The majority of key players in the agriculture sector in Zimbabwe appear to have for long been paying leap service towards agriculture financing.
As such, Government has been the biggest financier of agriculture since the inception of agrarian reform in the country.
However, due to economic challenges the economy faces that has seen inflation eroding many Zimbabweans’ disposable income, we have reached a point where even a few people who used their free funds from savings and Diaspora remittance to buy fertilisers also being hamstrung.
Farming as a business is under threat as a few will be able to use own funds to finance operations and as such, the country’s food security next year will be seriously undermined unless Government comes to the rescue.
Appearing before the Parliamentary Portfolio Committee on Lands, Agriculture, Climate, Water and Rural Resettlement this week, fertiliser manufacturers bemoaned low uptake by farmers, arguing operations were under threat as their products remained in stock even at the onset of the cropping season without buyers.
The country is coming from a devastating drought for the 2018/19 farming season that has seen Government announcing plans to import at least 800 000 tonnes of maize to cover the deficit.
The background is that Government is battling to raise foreign currency for this exercise.
That challenge alone to us is huge enough to force all stakeholders into action to avoid poor harvests during 2019/20 season which is expected to receive normal rains with a bias towards below normal throughout the cropping season.
However, there are many factors weighing down on our farmers and the price of fertiliser as of this week, which was ranging between RTGS$500 and RTGS$600 for a 50 kilogramme bag, is just too much, and the majority will be pushed out of business.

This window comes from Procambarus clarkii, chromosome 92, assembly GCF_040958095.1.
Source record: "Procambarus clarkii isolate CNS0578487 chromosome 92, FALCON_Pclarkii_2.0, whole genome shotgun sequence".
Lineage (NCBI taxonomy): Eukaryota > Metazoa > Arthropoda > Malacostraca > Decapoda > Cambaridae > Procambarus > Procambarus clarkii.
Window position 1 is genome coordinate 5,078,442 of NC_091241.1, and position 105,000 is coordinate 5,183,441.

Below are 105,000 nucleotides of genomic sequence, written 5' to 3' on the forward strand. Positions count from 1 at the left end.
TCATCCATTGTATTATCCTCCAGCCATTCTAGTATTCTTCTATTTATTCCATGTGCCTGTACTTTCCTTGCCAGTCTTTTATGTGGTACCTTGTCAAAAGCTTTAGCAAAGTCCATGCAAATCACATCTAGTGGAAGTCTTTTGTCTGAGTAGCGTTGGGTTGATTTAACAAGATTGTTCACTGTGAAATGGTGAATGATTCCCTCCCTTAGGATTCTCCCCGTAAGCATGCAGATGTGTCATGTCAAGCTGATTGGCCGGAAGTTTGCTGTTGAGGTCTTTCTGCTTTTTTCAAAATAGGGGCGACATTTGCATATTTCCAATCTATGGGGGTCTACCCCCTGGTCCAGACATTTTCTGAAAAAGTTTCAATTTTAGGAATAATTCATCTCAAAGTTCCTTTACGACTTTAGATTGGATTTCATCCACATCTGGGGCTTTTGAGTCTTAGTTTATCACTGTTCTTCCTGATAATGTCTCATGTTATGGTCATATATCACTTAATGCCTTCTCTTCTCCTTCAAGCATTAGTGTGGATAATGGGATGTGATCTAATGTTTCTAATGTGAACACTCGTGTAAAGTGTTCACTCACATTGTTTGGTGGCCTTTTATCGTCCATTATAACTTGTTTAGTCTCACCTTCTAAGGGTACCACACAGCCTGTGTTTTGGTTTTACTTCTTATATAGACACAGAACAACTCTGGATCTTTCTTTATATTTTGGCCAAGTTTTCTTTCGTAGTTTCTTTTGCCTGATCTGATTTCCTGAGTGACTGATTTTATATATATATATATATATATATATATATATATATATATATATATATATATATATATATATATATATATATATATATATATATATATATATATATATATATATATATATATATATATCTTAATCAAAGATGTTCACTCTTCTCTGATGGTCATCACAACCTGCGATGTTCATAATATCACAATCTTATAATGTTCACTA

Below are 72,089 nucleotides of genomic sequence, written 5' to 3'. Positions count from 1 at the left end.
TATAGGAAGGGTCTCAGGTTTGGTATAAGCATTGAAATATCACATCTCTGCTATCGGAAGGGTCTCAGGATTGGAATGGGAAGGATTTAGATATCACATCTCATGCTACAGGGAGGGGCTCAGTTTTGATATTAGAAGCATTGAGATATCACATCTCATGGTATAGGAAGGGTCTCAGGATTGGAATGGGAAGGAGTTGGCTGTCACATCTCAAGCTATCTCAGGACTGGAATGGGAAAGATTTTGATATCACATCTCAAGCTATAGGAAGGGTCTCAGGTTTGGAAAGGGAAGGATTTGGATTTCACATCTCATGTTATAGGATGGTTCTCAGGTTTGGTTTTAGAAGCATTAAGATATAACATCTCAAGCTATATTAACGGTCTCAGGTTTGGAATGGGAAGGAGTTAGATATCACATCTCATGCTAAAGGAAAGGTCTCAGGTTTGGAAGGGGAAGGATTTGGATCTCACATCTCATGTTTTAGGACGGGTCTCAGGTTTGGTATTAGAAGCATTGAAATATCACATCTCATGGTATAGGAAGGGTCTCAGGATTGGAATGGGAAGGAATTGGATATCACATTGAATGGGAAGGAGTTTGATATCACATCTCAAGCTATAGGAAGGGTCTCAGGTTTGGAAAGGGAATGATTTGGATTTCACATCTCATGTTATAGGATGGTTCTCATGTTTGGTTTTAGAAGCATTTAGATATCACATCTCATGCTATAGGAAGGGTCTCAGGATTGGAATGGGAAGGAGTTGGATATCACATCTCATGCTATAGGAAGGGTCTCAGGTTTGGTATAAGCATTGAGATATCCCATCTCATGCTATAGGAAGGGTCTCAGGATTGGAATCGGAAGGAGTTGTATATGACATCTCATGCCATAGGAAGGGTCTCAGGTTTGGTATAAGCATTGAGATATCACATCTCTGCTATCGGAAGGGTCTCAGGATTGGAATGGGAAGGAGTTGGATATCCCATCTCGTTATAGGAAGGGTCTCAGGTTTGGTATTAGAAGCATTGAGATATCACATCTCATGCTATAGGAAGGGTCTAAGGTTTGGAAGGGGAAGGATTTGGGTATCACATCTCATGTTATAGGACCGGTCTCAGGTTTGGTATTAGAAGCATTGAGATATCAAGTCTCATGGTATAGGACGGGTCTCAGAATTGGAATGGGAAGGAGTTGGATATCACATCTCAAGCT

Even fertiliser companies are also now feeling the heat given that stocks lying ideal without takers have become a cost inform of storage expenditure.
Workers need to be paid together with rates and other statutory obligations against a background of subdued sales figures.
It is against this background that we challenge our fertiliser manufacturers to think outside the box and design some programmes for farmers.
This year, many farmers are likely to go for less fertiliser-demanding crops, leaving many fertiliser companies in a quandary and when that happens, the question is what should the fertiliser firms do?
Some of them have a risk of scaling down operations and retrenching workers staring at them unless they are given the green light to export in the region to markets where their prices might be competitive.
However, there is a syndrome in the local economy where companies hedge and never want to take the risk by creating synergies through backwards and forward linkages.
Here is a classic case of fertiliser companies that are faced with closure, while hundreds of thousands of desperate farmers without fertilisers among other inputs, are there.
There is no doubt local and foreign markets for the farm produce also exist.
The fertiliser firms are just not prepared to directly sponsor farmers, they want someone to go to the bank, borrow money and sponsor the farmers to buy fertiliser from them — and bear that risk on their behalf.
That is now history, those risk takers are no longer there and the manufacturers are crying like hungry wolves.
Given that thousands of farmers have been disenfranchised, there is need for a mindset shift and inputs suppliers should take control of the game and finance the agricultural sector directly.
Money can be recouped through stop order systems upon the sale of the produce — since high risks in most cases are associated with higher returns.
This having been said, we should understand that these fertiliser company managers are taking custody of shareholders’ money and one of their major roles is to preserve investor value and make profits.
However, previous actions by Government have created farmers who do not pay back loans, resulting in many financiers either demanding collateral or using Government as a buffer.
The culture of wanton looting of some inputs and defaulting on loans has to come to an end and failure to do that will see agriculture failing to attract financiers.
Farming is a lucrative business and all land owners have to treat it as such.
Let’s call a spade a spade, those who fail to pay should lose their properties.
As Government continues to fine-tune the land ownership patterns in Zimbabwe, there should come a time when those failing to payback loans or underutilising the land should have this finite resource transferred to those willing to use it productively.
People should know that you can only derive value from farmland when you work on it.